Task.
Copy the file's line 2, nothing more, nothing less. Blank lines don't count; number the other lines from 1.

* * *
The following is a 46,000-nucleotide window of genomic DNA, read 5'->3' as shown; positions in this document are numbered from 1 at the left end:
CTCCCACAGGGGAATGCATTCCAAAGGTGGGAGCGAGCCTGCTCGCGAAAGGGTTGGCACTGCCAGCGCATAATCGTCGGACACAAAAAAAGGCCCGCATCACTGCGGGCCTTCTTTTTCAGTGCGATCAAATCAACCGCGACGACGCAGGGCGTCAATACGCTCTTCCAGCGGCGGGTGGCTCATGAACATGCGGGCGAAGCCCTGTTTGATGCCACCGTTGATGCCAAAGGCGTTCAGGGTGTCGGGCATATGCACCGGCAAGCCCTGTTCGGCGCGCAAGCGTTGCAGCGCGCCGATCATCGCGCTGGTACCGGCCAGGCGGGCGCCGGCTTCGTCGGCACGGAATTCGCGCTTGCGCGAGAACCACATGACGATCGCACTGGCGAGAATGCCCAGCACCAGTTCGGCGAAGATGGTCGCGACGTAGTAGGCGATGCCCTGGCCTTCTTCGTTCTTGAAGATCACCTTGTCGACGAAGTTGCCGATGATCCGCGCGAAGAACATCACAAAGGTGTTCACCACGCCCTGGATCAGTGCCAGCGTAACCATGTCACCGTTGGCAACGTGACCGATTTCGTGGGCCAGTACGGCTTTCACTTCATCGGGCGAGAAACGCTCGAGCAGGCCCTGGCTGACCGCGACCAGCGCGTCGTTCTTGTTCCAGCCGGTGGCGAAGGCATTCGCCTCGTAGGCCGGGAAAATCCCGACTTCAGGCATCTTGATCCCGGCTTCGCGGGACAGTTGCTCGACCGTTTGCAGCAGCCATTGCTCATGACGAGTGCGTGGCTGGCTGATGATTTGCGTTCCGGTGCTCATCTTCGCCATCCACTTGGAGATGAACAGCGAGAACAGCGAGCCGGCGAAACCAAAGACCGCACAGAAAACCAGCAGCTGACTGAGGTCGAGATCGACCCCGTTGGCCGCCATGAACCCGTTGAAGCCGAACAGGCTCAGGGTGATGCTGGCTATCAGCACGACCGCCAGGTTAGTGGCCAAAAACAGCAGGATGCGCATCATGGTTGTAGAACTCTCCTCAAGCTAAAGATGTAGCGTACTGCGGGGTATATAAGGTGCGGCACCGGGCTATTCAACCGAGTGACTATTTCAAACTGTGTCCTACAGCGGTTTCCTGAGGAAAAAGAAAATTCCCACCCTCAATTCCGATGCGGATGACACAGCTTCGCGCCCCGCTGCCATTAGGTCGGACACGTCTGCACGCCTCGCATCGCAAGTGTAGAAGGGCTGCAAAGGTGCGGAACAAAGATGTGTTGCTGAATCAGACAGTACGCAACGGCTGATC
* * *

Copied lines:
CTCCCACAGGGGAATGCATTCCAAAGGTGGGAGCGAGCCTGCTCGCGAAAGGGTTGGCACTGCCAGCGCATAATCGTCGGACACAAAAAAAGGCCCGCATCACTGCGGGCCTTCTTTTTCAGTGCGATCAAATCAACCGCGACGACGCAGGGCGTCAATACGCTCTTCCAGCGGCGGGTGGCTCATGAACATGCGGGCGAAGCCCTGTTTGATGCCACCGTTGATGCCAAAGGCGTTCAGGGTGTCGGGCATATGCACCGGCAAGCCCTGTTCGGCGCGCAAGCGTTGCAGCGCGCCGATCATCGCGCTGGTACCGGCCAGGCGGGCGCCGGCTTCGTCGGCACGGAATTCGCGCTTGCGCGAGAACCACATGACGATCGCACTGGCGAGAATGCCCAGCACCAGTTCGGCGAAGATGGTCGCGACGTAGTAGGCGATGCCCTGGCCTTCTTCGTTCTTGAAGATCACCTTGTCGACGAAGTTGCCGATGATCCGCGCGAAGAACATCACAAAGGTGTTCACCACGCCCTGGATCAGTGCCAGCGTAACCATGTCACCGTTGGCAACGTGACCGATTTCGTGGGCCAGTACGGCTTTCACTTCATCGGGCGAGAAACGCTCGAGCAGGCCCTGGCTGACCGCGACCAGCGCGTCGTTCTTGTTCCAGCCGGTGGCGAAGGCATTCGCCTCGTAGGCCGGGAAAATCCCGACTTCAGGCATCTTGATCCCGGCTTCGCGGGACAGTTGCTCGACCGTTTGCAGCAGCCATTGCTCATGACGAGTGCGTGGCTGGCTGATGATTTGCGTTCCGGTGCTCATCTTCGCCATCCACTTGGAGATGAACAGCGAGAACAGCGAGCCGGCGAAACCAAAGACCGCACAGAAAACCAGCAGCTGACTGAGGTCGAGATCGACCCCGTTGGCCGCCATGAACCCGTTGAAGCCGAACAGGCTCAGGGTGATGCTGGCTATCAGCACGACCGCCAGGTTAGTGGCCAAAAACAGCAGGATGCGCATCATGGTTGTAGAACTCTCCTCAAGCTAAAGATGTAGCGTACTGCGGGGTATATAAGGTGCGGCACCGGGCTATTCAACCGAGTGACTATTTCAAACTGTGTCCTACAGCGGTTTCCTGAGGAAAAAGAAAATTCCCACCCTCAATTCCGATGCGGATGACACAGCTTCGCGCCCCGCTGCCATTAGGTCGGACACGTCTGCACGCCTCGCATCGCAAGTGTAGAAGGGCTGCAAAGGTGCGGAACAAAGATGTGTTGCTGAATCAGACAGTACGCAACGGCTGATC